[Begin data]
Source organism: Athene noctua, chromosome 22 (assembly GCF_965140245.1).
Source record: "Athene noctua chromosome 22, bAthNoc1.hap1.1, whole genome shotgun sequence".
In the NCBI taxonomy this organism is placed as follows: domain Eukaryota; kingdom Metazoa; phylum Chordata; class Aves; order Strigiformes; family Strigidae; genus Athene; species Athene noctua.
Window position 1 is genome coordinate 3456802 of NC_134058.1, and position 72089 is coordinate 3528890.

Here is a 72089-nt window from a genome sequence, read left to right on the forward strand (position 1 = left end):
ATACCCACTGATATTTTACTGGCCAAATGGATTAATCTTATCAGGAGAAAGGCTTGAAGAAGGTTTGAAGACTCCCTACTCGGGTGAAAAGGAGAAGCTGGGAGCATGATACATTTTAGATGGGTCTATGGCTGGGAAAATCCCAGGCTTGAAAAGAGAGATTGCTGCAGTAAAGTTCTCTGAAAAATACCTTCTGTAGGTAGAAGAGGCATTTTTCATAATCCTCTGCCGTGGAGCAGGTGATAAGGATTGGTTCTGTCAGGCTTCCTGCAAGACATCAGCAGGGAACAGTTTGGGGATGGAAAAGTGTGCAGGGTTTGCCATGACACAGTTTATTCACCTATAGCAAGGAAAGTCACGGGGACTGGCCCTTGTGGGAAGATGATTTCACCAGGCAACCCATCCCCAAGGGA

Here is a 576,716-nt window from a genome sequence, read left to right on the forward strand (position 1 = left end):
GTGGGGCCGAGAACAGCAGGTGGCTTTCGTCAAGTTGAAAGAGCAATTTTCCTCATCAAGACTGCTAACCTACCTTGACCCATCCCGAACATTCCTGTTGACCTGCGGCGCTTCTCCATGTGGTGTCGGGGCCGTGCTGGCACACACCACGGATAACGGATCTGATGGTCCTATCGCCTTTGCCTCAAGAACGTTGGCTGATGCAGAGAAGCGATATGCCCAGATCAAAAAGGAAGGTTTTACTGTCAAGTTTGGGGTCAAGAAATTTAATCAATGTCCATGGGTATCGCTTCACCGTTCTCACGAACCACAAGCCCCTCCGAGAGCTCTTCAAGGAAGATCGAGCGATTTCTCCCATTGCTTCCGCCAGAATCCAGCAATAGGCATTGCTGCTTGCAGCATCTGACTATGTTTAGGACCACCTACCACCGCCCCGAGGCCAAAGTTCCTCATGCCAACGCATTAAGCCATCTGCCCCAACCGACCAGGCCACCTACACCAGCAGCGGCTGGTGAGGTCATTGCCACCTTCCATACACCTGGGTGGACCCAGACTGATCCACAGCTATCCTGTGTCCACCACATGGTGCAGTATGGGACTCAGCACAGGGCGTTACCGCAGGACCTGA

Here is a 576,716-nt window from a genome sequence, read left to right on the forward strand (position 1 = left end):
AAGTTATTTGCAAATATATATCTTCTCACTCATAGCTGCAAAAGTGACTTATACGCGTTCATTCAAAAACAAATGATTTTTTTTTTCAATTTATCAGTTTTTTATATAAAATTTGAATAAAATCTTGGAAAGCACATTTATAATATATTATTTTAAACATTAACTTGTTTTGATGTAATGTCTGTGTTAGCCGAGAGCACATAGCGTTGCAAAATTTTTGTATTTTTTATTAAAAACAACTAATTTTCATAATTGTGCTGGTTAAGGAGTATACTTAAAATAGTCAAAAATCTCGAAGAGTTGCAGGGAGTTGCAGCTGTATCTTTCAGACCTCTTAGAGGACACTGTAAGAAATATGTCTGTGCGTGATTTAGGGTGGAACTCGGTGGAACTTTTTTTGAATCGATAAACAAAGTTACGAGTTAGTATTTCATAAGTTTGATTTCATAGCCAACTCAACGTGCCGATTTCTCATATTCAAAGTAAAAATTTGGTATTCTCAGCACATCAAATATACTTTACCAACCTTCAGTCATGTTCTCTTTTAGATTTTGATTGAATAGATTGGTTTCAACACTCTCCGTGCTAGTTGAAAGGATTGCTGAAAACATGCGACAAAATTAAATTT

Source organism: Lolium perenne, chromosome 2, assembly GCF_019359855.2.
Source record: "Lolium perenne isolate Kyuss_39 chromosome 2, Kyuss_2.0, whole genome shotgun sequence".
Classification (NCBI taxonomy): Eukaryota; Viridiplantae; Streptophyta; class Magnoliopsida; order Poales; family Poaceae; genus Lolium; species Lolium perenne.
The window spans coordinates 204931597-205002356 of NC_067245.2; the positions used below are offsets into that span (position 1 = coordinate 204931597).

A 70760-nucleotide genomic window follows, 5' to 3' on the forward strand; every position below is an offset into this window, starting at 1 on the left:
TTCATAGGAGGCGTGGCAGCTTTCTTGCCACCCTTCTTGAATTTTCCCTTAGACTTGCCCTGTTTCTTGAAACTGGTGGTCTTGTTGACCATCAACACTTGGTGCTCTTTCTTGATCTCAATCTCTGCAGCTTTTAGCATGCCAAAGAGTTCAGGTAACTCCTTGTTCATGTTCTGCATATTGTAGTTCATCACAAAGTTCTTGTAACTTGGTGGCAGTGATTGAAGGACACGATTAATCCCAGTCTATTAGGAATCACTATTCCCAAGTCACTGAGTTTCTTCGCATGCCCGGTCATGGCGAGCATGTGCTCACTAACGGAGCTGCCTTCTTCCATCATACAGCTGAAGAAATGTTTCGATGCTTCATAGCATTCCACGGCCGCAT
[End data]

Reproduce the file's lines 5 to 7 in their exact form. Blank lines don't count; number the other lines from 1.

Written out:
Here is a 72089-nt window from a genome sequence, read left to right on the forward strand (position 1 = left end):
ATACCCACTGATATTTTACTGGCCAAATGGATTAATCTTATCAGGAGAAAGGCTTGAAGAAGGTTTGAAGACTCCCTACTCGGGTGAAAAGGAGAAGCTGGGAGCATGATACATTTTAGATGGGTCTATGGCTGGGAAAATCCCAGGCTTGAAAAGAGAGATTGCTGCAGTAAAGTTCTCTGAAAAATACCTTCTGTAGGTAGAAGAGGCATTTTTCATAATCCTCTGCCGTGGAGCAGGTGATAAGGATTGGTTCTGTCAGGCTTCCTGCAAGACATCAGCAGGGAACAGTTTGGGGATGGAAAAGTGTGCAGGGTTTGCCATGACACAGTTTATTCACCTATAGCAAGGAAAGTCACGGGGACTGGCCCTTGTGGGAAGATGATTTCACCAGGCAACCCATCCCCAAGGGA

Here is a 576,716-nt window from a genome sequence, read left to right on the forward strand (position 1 = left end):